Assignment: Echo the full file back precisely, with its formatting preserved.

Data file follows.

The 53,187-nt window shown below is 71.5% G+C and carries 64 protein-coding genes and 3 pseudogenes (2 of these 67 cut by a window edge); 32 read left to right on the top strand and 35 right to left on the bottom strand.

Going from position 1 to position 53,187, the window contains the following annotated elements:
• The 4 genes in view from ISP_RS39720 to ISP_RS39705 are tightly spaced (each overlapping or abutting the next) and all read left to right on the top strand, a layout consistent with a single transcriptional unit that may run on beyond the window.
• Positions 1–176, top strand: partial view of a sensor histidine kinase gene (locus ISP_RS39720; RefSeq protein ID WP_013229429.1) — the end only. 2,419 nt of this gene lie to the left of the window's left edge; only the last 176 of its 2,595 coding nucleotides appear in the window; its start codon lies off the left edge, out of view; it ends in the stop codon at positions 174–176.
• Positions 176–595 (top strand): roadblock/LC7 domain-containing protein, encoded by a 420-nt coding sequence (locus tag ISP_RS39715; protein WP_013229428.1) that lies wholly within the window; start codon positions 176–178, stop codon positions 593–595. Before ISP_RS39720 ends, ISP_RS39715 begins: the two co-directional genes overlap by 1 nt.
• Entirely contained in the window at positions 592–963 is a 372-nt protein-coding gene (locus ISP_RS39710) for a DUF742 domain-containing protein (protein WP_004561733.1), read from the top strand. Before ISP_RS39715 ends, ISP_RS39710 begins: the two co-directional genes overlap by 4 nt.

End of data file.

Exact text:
The 53,187-nt window shown below is 71.5% G+C and carries 64 protein-coding genes and 3 pseudogenes (2 of these 67 cut by a window edge); 32 read left to right on the top strand and 35 right to left on the bottom strand.

Going from position 1 to position 53,187, the window contains the following annotated elements:
• The 4 genes in view from ISP_RS39720 to ISP_RS39705 are tightly spaced (each overlapping or abutting the next) and all read left to right on the top strand, a layout consistent with a single transcriptional unit that may run on beyond the window.
• Positions 1–176, top strand: partial view of a sensor histidine kinase gene (locus ISP_RS39720; RefSeq protein ID WP_013229429.1) — the end only. 2,419 nt of this gene lie to the left of the window's left edge; only the last 176 of its 2,595 coding nucleotides appear in the window; its start codon lies off the left edge, out of view; it ends in the stop codon at positions 174–176.
• Positions 176–595 (top strand): roadblock/LC7 domain-containing protein, encoded by a 420-nt coding sequence (locus tag ISP_RS39715; protein WP_013229428.1) that lies wholly within the window; start codon positions 176–178, stop codon positions 593–595. Before ISP_RS39720 ends, ISP_RS39715 begins: the two co-directional genes overlap by 1 nt.
• Entirely contained in the window at positions 592–963 is a 372-nt protein-coding gene (locus ISP_RS39710) for a DUF742 domain-containing protein (protein WP_004561733.1), read from the top strand. Before ISP_RS39715 ends, ISP_RS39710 begins: the two co-directional genes overlap by 4 nt.